At Stony Brook University Renaissance School of Medicine, a new generation of doctors and dentists are involved in a novel approach to managing the opioid epidemic. The training includes instruction from reformed narcotic users, who act as teachers.

A 25-year-old woman recently explained to the first-year students how she became addicted to opioids at the age of 15, when a friend came over with Vicodin prescribed by a dentist after a tooth extraction.

Addiction, she said, is like having a deep itch inside that desperately needs to be scratched.

“There was nothing that could stand between me and getting high,” said the young woman, who wants to remain anonymous. “Most of the time it was my only goal for the day. At $40 a pill, I quickly switched to heroin which costs $10.” 

The university’s Assistant Dean for Clinical Education Dr. Lisa Strano-Paul, who helped coordinate the session, said that “patients as teachers” is widely practiced in medical education. This is the first year reformed narcotic users are participating in the program.

“People’s stories will stick with these medical students for the rest of their lives,” she said. “Seeing such an articulate woman describe her experiences was impactful.”

Gerard Fischer, a doctor of dental surgery candidate from St. James, took part in the patient-as-teacher session on narcotics.

“You learn empathy, a quality people want to see in someone practicing medicine,“ Fischer said. “People don’t choose to become addicted to narcotics. So, you want to understand.”

After working in dental offices over the last several years, he’s noticed that habits for prescribing painkillers are changing.

“Dental pain is notoriously uncomfortable because it’s in your face and head,” he said. “No one wants a patient to suffer.” Pain management, though, requires walking a fine line, he added, saying, “Patient awareness is increasing, so many of them now prefer to take ibuprofen and acetaminophen rather than a prescription narcotic, which could be a reasonable approach.”

Hearing the young woman tell her story, he said, will undoubtedly influence his decision-making when he becomes a practicing dentist. 

An estimated 180 medical and dental students attended the training last month. Overall, Strano-Paul said she’s getting positive feedback from the medical students about the session.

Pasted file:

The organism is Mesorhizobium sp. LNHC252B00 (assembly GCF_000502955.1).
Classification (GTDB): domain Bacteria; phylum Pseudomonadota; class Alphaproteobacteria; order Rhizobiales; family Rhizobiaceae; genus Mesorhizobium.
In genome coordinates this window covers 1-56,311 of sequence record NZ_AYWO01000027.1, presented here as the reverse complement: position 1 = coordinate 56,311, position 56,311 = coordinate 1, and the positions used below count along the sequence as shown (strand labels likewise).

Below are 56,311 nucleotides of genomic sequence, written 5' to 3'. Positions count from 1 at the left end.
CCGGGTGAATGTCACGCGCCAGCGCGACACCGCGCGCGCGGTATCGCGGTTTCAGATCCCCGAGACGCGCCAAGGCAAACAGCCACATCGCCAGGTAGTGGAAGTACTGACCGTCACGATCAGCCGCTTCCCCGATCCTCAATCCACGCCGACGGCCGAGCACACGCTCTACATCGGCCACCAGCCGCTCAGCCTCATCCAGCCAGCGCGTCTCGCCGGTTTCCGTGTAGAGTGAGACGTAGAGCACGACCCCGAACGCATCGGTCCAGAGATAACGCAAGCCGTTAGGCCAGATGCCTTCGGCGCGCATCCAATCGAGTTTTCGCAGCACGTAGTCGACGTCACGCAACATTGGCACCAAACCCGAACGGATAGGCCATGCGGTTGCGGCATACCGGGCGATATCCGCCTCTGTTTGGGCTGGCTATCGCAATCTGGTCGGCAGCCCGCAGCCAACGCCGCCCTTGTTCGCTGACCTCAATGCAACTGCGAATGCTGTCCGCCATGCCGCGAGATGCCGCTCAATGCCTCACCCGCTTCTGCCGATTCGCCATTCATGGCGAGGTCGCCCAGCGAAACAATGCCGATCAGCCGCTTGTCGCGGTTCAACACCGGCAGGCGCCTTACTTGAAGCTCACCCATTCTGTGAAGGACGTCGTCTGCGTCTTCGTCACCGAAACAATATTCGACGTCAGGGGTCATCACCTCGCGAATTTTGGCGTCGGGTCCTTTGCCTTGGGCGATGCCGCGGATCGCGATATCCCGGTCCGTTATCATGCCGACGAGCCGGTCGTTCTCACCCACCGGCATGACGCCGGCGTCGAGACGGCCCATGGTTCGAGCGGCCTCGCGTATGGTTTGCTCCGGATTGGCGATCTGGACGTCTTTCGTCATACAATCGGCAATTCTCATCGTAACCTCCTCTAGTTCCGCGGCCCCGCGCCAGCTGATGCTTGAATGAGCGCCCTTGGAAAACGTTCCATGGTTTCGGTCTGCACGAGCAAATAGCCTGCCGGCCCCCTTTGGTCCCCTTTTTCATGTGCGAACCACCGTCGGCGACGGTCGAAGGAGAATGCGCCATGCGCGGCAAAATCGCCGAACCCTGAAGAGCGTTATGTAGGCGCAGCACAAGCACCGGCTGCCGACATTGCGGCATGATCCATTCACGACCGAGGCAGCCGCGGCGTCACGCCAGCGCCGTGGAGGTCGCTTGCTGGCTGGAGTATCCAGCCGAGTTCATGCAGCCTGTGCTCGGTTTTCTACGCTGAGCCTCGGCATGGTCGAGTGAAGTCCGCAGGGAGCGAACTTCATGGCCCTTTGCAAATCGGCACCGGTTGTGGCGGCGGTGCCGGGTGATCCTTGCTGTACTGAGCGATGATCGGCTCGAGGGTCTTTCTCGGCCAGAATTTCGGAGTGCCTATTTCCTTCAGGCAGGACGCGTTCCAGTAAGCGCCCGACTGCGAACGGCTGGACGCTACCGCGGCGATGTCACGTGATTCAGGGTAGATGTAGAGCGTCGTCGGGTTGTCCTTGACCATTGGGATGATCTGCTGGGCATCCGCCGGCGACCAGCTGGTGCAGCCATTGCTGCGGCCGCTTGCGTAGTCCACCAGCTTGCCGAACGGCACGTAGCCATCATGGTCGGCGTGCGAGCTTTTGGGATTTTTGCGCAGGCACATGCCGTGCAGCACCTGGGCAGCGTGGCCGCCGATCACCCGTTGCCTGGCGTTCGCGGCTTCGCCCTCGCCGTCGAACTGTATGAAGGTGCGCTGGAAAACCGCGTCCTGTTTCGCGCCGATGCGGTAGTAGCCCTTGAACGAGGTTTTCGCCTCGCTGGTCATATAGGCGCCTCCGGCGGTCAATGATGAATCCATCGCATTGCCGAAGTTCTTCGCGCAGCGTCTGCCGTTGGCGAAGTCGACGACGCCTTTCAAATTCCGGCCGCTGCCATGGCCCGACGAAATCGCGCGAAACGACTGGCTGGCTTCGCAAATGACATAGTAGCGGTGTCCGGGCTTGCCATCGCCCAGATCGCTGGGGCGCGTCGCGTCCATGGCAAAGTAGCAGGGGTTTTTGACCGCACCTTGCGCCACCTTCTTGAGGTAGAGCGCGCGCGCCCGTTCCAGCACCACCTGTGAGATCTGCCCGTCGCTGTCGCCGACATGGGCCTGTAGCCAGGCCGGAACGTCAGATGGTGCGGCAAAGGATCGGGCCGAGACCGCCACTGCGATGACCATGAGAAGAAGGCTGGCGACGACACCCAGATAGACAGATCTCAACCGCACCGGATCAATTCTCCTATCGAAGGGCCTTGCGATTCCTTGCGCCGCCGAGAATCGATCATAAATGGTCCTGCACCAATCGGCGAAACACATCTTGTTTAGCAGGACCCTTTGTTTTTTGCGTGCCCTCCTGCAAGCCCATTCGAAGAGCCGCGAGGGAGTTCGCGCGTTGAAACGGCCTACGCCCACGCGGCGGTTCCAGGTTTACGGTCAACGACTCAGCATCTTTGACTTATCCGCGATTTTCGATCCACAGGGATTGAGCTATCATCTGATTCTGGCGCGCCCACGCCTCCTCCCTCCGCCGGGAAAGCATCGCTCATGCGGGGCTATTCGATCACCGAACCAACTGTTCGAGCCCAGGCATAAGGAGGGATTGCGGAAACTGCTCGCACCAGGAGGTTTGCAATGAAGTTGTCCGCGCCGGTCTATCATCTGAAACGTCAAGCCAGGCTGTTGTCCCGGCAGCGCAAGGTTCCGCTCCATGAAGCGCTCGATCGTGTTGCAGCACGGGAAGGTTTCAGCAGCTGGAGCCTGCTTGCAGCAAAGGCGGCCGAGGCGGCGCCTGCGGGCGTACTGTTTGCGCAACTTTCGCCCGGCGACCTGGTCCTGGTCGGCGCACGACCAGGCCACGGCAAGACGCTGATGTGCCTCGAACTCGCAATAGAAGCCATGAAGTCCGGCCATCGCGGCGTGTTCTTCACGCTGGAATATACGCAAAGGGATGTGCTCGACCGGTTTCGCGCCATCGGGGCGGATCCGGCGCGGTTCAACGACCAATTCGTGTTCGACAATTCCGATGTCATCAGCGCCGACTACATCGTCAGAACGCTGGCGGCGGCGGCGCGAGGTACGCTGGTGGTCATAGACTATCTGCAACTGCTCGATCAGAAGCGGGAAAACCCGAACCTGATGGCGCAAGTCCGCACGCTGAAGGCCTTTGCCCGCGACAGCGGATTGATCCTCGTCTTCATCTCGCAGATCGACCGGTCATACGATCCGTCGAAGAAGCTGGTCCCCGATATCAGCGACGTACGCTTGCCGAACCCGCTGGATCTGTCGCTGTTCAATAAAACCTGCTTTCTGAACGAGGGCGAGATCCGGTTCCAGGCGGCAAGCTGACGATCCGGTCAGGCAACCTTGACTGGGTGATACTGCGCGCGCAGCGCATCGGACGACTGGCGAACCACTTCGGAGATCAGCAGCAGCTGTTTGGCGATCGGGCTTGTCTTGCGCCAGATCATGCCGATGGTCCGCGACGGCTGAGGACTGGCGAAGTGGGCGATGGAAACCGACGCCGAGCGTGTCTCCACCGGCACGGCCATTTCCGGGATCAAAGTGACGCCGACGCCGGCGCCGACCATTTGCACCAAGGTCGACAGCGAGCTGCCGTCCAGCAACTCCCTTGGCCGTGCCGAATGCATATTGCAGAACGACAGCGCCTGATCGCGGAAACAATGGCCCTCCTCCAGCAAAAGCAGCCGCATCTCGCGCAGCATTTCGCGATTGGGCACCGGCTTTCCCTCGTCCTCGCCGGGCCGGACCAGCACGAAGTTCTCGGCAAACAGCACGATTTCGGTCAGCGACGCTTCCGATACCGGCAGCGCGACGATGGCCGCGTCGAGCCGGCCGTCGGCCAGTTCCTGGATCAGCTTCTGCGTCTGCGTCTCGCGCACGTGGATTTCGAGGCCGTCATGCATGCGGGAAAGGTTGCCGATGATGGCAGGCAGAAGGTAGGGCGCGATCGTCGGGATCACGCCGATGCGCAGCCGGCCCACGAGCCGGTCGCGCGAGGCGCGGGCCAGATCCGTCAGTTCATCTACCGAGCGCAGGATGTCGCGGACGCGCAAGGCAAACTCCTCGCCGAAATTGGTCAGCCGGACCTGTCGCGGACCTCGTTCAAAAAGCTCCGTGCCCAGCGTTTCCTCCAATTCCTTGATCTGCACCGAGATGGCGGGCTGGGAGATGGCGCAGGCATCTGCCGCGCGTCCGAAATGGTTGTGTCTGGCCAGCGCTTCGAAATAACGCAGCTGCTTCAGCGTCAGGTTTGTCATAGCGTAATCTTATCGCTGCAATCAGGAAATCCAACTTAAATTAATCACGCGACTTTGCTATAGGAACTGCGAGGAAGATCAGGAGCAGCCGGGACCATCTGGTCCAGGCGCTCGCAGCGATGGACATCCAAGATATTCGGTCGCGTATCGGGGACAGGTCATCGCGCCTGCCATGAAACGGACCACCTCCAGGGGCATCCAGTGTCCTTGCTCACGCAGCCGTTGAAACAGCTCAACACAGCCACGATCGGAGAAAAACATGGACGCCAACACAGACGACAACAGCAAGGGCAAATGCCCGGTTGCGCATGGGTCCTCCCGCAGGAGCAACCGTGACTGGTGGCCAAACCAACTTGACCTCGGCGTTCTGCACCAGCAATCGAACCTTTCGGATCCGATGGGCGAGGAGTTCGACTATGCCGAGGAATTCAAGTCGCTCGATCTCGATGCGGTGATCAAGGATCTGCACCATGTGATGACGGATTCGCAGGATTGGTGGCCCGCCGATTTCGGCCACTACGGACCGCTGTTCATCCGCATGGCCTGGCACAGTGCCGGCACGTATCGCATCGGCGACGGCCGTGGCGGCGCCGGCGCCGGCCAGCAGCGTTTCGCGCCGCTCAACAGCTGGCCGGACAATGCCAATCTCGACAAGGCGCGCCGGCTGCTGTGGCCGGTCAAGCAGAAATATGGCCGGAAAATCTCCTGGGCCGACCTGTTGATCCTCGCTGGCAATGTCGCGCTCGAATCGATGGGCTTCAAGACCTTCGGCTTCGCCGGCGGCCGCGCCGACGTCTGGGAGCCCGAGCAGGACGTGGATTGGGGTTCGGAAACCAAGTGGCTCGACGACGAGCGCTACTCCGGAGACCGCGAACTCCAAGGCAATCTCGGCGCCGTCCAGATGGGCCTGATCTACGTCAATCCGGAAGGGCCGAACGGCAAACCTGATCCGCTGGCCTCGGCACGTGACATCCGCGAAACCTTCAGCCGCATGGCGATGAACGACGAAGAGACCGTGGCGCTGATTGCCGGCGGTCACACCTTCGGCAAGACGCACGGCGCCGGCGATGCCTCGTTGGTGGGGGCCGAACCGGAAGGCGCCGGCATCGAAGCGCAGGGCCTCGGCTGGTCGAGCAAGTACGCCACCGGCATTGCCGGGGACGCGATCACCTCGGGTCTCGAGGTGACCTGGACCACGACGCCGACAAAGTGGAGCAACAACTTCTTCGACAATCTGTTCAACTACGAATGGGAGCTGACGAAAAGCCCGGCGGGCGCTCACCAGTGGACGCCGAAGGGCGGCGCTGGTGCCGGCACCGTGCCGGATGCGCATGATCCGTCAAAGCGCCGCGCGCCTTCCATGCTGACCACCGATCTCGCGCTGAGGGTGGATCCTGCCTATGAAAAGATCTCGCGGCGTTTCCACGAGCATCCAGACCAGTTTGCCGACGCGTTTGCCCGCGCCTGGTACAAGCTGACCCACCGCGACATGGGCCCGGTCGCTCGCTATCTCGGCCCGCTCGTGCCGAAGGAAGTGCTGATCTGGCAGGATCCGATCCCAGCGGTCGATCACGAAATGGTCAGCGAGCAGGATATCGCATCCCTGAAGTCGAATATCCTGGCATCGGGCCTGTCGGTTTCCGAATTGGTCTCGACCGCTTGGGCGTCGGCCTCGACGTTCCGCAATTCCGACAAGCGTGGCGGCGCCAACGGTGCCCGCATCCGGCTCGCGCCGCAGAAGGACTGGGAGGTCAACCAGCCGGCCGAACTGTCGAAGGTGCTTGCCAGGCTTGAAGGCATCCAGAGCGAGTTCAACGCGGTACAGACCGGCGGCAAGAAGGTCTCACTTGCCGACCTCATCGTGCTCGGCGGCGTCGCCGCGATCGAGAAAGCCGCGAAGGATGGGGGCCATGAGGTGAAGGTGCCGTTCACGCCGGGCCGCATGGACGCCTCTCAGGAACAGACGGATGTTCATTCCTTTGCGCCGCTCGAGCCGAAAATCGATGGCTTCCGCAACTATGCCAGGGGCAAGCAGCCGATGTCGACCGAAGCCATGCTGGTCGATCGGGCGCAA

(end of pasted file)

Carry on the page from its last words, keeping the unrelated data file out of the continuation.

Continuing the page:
The woman who overcame addiction and shared her insights with the medical professionals, also found the experience rewarding. 

We respect her request to remain anonymous and are grateful that she has decided to share her story with TBR News Media. For the rest of this article, we shall refer to her as “Claire.” 

Faith, hope and charity

“I told the doctors that recovery has nothing to do with science,” Claire said. “They just looked at me.”

Claire was addicted to drugs and alcohol for seven years and went to rehab 10 times over the course of five years. 

“I did some crazy things, I jumped out of a car while it was moving,” Claire said, shaking her head in profound disbelief.

She leapt from the vehicle, she said, the moment she learned that her family was on their way to a rehab facility. Fortunately, she was unharmed and has now been off pain pills and drugs for close to six years. She no longer drinks alcohol.

“Yes, it is possible to recover from addiction,” Claire said. 

People with addiction issues feel empty inside, Claire explained, while gently planting her fist in her sternum. She said that once her counselor convinced her to pray for help and guidance, she was able to recover.

“Somehow praying opens you up,” she said. 

Claire was raised Catholic and attended Catholic high school but says that she’s not a religious person. 

“I said to my counselor, “How do I pray, if I don’t believe or know if there’s a God?” 

She came to terms with her spirituality by appreciating the awe of nature. She now prays regularly. Recovery, she said, is miraculous.

Alcoholics Anonymous’ 12-step regimen, first published in 1939 in the post-Depression era, outlines coping strategies for better managing life. Claire swears by the “big book,” as it’s commonly called. She carefully read the first 165 pages with a counselor and has highlighted passages that taught her how to overcome addictions to opioids and alcohol. Being honest, foregoing selfishness, praying regularly and finding ways to help others have become reliable sources of her strength.

Spirituality is the common thread Claire finds among the many people she now knows who have recovered from addiction.

The traditional methods of Alcohol Anonymous are helping people overcome addiction to opioids.

Medication-assisted therapy

Personally, Claire recommends abstinence over treating addiction medically with prescription drugs such as buprenorphine. The drug, approved by the U.S. Food & Drug Administration since 2002, is a slow-release opioid that suppresses symptoms of withdrawal. When combined with behavior therapy, the federal government recommends it as treatment for addiction. Medication alone, though, is not viewed as sufficient. The ultimate goal of medication-assisted therapy, as described on the U.S. Department of Health & Human Services website on the topic, is a holistic approach to full recovery, which includes the ability to live a self-directed life.